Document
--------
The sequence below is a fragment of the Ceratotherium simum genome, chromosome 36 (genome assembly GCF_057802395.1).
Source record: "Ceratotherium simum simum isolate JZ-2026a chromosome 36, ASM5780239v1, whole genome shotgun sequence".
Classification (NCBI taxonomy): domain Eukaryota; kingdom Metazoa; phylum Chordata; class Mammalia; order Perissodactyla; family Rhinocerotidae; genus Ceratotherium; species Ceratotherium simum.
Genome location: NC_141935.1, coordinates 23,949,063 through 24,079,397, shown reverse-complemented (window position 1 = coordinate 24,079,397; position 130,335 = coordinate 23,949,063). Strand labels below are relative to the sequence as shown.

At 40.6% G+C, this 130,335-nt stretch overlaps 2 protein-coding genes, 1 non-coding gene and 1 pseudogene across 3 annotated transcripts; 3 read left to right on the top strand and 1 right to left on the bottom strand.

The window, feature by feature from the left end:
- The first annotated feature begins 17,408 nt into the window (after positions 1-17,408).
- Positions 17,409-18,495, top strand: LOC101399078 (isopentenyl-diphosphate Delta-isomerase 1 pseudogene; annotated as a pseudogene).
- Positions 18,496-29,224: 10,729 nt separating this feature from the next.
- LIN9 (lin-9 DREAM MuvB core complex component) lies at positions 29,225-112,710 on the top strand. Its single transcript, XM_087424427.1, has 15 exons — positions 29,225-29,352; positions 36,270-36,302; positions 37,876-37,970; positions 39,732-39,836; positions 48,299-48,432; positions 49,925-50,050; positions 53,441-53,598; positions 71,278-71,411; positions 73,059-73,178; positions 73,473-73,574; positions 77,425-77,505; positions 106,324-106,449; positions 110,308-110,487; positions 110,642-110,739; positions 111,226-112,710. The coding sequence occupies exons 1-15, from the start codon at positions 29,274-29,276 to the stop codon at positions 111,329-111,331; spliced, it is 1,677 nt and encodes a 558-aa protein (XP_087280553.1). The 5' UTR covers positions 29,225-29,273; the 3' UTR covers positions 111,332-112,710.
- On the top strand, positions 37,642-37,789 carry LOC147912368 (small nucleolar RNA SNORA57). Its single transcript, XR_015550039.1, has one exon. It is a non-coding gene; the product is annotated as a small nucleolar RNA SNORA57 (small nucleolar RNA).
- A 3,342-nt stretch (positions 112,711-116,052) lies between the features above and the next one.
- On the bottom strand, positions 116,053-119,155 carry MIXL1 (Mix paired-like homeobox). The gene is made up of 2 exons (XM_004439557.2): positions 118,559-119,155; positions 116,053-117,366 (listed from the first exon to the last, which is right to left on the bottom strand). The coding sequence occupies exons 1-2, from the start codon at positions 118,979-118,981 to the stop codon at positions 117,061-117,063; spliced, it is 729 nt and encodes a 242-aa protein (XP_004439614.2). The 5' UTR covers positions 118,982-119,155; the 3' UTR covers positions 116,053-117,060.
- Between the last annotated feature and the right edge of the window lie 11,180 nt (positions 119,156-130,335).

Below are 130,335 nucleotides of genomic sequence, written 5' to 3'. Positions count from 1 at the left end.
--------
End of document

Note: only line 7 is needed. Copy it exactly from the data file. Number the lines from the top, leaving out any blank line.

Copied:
- The first annotated feature begins 17,408 nt into the window (after positions 1-17,408).